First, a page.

Egyptian citizen. These freedoms include freedom of opinion
and expression, freedom of assembly and peaceful
demonstrations, freedom of political action, freedom to form
parties, the right of peaceful rotation of power through
direct secret balloting, right to receive a trial before a
civilian judge, not under Emergency laws." In the midst of
this positive language, the platform stipulates, "free
expression should not contradict divine religions and human
rights conventions." The document also notes that "the
penalty of imprisonment should be abolished from
press-related laws" and that, "the blogging movement in Egypt
should be supported as a window to free expression."


4. (U) The platform states, "under shari'a, a women has equal
rights to a man. She has a full and independent financial
identity, and the full right to deal with her property
according to shari'a. Even the differences between men and
women under shari'a emerge from their different natures and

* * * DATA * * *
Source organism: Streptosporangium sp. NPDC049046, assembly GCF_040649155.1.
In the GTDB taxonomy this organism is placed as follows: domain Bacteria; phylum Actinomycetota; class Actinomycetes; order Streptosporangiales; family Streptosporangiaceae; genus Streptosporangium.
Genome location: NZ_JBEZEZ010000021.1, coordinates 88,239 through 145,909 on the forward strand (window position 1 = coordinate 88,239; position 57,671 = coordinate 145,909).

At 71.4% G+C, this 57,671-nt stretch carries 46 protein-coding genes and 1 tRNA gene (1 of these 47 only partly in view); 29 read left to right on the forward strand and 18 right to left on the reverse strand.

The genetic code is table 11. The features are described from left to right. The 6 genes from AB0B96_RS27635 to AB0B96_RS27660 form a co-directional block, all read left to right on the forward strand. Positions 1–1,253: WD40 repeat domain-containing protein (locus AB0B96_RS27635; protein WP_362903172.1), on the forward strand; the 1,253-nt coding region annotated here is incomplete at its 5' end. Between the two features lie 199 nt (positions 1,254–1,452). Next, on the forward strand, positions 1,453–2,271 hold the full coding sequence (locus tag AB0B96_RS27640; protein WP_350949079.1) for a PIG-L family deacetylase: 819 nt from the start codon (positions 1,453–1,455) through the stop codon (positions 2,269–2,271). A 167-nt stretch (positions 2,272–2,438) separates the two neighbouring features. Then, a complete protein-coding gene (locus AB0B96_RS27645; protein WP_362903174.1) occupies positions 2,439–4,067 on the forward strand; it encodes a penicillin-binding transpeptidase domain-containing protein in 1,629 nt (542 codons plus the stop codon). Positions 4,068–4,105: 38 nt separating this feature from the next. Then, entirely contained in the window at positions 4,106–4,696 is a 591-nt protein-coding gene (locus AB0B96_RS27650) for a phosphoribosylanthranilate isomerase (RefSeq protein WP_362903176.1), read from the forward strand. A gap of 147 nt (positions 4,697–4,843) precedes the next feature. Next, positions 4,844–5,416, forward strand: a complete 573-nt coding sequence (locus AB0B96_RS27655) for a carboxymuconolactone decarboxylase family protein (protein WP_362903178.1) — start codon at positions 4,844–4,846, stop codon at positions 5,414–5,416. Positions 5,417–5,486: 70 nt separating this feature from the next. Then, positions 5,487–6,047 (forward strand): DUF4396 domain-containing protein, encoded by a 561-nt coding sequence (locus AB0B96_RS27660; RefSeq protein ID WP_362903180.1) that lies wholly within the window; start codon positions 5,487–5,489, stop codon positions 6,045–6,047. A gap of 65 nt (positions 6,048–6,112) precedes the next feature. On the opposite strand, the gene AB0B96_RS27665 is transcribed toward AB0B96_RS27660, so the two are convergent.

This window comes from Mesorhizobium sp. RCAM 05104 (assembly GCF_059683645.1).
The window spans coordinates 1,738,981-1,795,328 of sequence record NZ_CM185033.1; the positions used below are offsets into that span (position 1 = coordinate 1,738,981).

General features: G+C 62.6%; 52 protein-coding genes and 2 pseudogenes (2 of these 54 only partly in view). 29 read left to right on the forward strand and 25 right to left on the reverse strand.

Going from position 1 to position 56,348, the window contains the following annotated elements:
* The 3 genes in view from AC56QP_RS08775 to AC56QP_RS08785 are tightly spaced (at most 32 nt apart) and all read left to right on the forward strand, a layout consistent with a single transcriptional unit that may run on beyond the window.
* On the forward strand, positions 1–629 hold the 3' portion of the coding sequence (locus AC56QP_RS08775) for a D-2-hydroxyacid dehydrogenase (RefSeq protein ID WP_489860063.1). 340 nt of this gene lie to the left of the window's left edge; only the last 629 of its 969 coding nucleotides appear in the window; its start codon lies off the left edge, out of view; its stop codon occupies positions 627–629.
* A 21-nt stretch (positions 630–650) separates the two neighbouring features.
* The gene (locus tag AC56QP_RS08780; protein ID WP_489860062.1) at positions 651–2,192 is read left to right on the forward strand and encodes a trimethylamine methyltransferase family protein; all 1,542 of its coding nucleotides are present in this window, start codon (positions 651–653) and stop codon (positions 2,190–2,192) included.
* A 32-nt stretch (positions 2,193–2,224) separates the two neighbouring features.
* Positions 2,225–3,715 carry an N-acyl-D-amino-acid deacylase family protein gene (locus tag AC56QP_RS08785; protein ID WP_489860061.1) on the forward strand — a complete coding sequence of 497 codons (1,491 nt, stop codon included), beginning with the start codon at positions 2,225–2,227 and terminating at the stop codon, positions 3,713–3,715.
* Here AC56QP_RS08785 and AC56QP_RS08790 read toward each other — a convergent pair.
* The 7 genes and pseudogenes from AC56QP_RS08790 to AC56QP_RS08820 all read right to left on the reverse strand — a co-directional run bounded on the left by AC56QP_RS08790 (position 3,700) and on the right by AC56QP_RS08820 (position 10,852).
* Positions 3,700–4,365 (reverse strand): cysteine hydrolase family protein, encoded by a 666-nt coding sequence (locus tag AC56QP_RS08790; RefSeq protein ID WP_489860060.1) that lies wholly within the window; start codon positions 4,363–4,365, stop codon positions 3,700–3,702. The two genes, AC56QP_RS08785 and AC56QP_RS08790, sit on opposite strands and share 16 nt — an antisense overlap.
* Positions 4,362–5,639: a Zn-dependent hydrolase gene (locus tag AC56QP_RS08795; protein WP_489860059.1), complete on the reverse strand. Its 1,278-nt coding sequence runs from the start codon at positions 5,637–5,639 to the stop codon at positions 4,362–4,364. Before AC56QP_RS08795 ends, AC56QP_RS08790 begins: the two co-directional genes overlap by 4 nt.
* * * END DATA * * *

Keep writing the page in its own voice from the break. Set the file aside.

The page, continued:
social roles rather than discrimination." The document
advocates "increasing female voter participation" and
"increasing the number of women elected to local councils and
the parliament." It also calls for "eliminating female
illiteracy in rural areas," and the provision of legal
protections and health insurance to female Egyptian farmers.


CAIRO 00002147 002 OF 003


5. (U) The platform asserts, "the Islamic state is
necessarily a civil state. 'Civil' rejects sacredness and
the clerical identity of the state, but maintains an Islamic
identity. It is a state where the ruler and the nation
integrate. The nation elects its ruler and it has the right
to hold him accountable and remove him if needed. So, he is
a civilian ruler in every regard." Other concepts stressed
throughout the platform are the necessity of abrogating
Egypt's Emergency laws, the release of political detainees,
and military courts being used only to try "military-related
crimes or soldiers." The platform offers a detailed
wish-list of enhancements to judicial independence, including
the passage of a new judicial authorities law, the use of
civil judges (vice military) in all civilian cases, and the
abolition of the state security prosecution. In an
indication of a focus on more robust enforcement of Article 2
of the Egyptian constitution, the platform notes the need to,
"amend laws and make them accordant with Islamic shari'a as,
in compliance with Article 2 of the constitution, it is the
main source of legislation." (Note: Article 2 of the
constitution reads: "Islam is the religion of the state ...
the principal source of legislation is Islamic shari'a." End